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Pelvic inflammatory disease (PID) is an infection of a woman’s upper genital tract, which includes your womb, ovaries and fallopian tubes. It’s a common condition that mainly affects young, sexually active women.
If you catch the signs early enough, PID can be treated quickly and easily with antibiotics. In rarer cases (around 1 in 10), PID can cause infertility or problems with pregnancy.
PID is pelvic inflammatory disease that affects women. It is a bacterial infection of the upper genital tract, which includes your womb, ovaries and fallopian tubes.
PID is thought to be very common. It mostly affects women aged 15 to 24 who are sexually active. PID can be tricky to diagnose, but if you experience any symptoms or have any severe pelvic pain, you should speak to your doctor.
Quite often, PID won’t have any obvious symptoms. However, most women with PID will experience one or more of the following, mild symptoms:
A small number of women will have more severe symptoms, such as:
If you have any severe pain, you should seek medical attention from your local hospital as soon as possible.
In most cases, PID is caused by the spreading of a bacterial infection from your vagina or your cervix.
This bacterial infection can be the result of any number of bacteria types in your body. Usually, it’s just from the normal bacteria that lives in your vagina.
However, in 25% of cases, the infection is caused by an STI (sexually transmitted infection), like chlamydia.
Testing for PID can be tricky. If you experience any of the symptoms of PID, visit your doctor as soon as possible for a full diagnosis.
Your doctor will diagnose PID based on a discussion of your symptoms. They will then carry out a quick physical examination in order to test for tender areas inside your vagina.
They may also take swabs from the neck of your womb (cervix) and vagina. However, the results from these swabs do not always provide a definitive diagnosis. A negative swab result doesn’t always mean you don’t have PID.
If you catch it in an early stage, PID can be treated very simply with antibiotics. This will usually include a combination of different antibiotics, and will last for around two weeks. Make sure you take your medicine as directed by your doctor, and finish the whole course of treatment.
Tell your doctor if you’re pregnant before taking antibiotic treatment because certain antibiotics should not be taken during pregnancy.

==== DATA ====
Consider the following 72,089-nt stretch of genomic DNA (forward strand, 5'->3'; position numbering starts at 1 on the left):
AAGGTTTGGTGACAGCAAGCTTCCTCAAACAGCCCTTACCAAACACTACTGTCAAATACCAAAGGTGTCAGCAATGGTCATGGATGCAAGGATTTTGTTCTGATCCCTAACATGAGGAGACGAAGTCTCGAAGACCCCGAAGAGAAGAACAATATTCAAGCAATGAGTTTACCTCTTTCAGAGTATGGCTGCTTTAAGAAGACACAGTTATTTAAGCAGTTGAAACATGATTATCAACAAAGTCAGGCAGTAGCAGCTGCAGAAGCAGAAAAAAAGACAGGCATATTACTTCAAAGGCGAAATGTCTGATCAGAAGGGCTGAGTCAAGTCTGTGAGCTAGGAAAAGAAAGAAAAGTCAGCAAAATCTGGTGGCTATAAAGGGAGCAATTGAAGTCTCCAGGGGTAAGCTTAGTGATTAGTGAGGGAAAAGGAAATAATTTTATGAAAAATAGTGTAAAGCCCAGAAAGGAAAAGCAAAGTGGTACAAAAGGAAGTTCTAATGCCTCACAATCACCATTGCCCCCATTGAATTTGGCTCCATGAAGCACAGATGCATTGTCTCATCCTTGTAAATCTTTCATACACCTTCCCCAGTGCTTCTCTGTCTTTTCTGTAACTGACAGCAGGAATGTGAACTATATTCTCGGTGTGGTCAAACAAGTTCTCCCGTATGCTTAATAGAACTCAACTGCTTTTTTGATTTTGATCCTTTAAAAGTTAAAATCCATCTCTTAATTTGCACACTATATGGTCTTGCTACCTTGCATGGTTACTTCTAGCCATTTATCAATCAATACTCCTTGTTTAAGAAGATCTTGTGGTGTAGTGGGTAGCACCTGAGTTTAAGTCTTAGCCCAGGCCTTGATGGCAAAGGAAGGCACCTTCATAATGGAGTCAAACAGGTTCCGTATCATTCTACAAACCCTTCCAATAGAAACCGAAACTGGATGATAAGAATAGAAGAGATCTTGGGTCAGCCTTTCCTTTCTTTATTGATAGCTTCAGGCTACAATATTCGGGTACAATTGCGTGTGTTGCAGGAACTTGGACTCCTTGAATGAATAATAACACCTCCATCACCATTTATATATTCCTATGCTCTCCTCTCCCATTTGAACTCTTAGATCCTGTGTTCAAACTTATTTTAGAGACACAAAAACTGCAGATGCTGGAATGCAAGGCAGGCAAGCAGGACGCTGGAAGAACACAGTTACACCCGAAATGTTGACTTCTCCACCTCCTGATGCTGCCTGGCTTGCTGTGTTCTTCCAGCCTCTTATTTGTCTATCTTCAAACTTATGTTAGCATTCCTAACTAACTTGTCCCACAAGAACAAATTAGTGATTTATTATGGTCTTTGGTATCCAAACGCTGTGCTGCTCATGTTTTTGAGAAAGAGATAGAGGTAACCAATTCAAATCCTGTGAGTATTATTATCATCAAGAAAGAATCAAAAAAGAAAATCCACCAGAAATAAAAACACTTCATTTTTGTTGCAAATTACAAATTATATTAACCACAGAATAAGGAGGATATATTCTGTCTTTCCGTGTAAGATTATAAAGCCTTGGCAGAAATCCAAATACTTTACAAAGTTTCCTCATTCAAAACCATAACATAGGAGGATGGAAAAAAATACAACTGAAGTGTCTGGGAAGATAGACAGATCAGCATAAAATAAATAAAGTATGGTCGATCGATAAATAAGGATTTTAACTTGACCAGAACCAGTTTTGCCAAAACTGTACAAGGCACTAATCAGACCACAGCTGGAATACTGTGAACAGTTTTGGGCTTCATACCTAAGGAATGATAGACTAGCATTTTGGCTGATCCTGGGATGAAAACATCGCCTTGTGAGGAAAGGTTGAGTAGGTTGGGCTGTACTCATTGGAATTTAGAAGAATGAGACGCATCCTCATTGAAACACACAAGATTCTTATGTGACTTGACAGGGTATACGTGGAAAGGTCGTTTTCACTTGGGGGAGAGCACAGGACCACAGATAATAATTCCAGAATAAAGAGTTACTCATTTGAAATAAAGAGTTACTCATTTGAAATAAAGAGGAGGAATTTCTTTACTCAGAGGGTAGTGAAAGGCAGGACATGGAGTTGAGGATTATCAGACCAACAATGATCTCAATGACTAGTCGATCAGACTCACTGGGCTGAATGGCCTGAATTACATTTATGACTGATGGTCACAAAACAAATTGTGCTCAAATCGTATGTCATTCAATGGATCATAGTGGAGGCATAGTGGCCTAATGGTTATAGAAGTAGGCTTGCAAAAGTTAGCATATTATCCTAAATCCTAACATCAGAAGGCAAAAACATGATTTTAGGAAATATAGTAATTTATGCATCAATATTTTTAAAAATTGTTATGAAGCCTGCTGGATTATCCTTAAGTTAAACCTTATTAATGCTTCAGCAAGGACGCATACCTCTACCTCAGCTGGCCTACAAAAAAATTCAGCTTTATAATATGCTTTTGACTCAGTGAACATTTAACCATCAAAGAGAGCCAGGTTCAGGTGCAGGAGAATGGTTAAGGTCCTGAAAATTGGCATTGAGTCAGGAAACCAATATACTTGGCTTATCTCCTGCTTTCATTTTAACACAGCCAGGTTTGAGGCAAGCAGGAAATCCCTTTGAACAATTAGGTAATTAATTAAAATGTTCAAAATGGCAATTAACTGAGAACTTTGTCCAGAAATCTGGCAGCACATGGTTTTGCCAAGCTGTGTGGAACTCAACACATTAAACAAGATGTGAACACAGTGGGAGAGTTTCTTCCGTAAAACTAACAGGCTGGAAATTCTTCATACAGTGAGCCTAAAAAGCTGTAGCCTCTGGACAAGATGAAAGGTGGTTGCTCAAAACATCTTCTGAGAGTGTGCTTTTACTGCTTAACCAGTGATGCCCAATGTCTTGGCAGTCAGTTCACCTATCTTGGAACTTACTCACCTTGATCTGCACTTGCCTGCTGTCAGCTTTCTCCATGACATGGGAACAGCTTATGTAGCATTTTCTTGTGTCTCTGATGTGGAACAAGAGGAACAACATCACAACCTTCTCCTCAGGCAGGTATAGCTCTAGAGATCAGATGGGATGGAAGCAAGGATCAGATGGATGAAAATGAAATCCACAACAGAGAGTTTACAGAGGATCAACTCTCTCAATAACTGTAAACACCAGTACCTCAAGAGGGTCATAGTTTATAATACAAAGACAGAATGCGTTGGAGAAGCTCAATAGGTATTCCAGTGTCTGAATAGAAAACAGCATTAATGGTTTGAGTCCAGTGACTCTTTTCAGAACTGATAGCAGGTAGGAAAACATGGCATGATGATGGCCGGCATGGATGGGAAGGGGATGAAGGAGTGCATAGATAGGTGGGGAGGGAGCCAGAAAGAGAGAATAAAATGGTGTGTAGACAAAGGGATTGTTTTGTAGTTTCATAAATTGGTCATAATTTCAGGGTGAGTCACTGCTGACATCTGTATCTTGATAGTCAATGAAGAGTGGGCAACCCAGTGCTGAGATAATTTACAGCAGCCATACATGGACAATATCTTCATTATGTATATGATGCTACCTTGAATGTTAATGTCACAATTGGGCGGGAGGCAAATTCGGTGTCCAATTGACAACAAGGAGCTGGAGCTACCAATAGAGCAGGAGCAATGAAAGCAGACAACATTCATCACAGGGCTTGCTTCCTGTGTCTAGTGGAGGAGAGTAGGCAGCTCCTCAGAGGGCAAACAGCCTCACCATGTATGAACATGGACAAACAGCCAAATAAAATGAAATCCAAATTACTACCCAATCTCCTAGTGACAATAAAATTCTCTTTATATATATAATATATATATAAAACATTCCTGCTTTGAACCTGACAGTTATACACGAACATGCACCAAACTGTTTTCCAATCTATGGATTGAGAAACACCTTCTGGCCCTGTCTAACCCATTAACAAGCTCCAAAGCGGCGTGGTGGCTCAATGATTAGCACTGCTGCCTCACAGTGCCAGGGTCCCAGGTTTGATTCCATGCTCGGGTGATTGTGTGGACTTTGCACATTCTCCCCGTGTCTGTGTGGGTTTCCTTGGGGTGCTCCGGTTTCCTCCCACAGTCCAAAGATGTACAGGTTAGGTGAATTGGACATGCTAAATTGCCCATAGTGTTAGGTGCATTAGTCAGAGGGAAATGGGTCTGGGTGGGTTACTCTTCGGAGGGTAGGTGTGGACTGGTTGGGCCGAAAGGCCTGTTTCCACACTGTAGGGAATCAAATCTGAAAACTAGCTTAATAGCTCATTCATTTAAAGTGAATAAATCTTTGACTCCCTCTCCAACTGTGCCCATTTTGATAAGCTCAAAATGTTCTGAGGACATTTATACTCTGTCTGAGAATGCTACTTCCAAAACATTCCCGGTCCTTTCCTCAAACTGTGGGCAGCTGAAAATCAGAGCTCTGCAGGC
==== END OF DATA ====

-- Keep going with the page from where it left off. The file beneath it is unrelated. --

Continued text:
Avoid having sex while you’re taking the antibiotics to help your infection clear up as easily as possible. You should also tell any recent sexual partners you might have had so that they can get tested and treated. This will stop the infection being spread to anyone else.
PID can’t be cured, but it can be treated effectively with antibiotics in most cases.
In rarer cases, or if left untreated, PID can come back. This is what’s known as ‘recurrent PID’.
You can’t prevent PID from happening completely. However, you can protect yourself against sexually transmitted infections (STIs) that could cause PID in the future.
The best way to protect yourself against STIs is by using condoms with any new sexual partners. It’s impossible to tell if someone has an STI just by looking, and lots of people can have an STI without any symptoms.
Having PID can increase your chances of having what’s known as an ectopic pregnancy. This is when the foetus grows inside your fallopian tubes instead of inside the womb. This is a serious condition and can make some women infertile.
However, this is only the case if your fallopian tubes are affected by PID. In certain cases, PID can cause scarring of your fallopian tubes, and make them narrower. This makes it harder for your eggs to pass through from your ovaries into your womb for a normal pregnancy to occur.
If you are worried about PID and pregnancy, talk to your doctor for more information and reassurance. In the vast majority of cases, women who have been treated for PID are able to get pregnant without any difficulties at all.
Only around 1 in 10 women with PID will have problems with fertility as a result. It’s usually only women who’ve had multiple (recurrent) episodes of PID, or who’ve left their symptoms untreated for a long time, that have difficulty getting pregnant after having PID.
The sooner you catch the signs of PID, and the quicker you have treatment, the better your chances for a speedy recovery.
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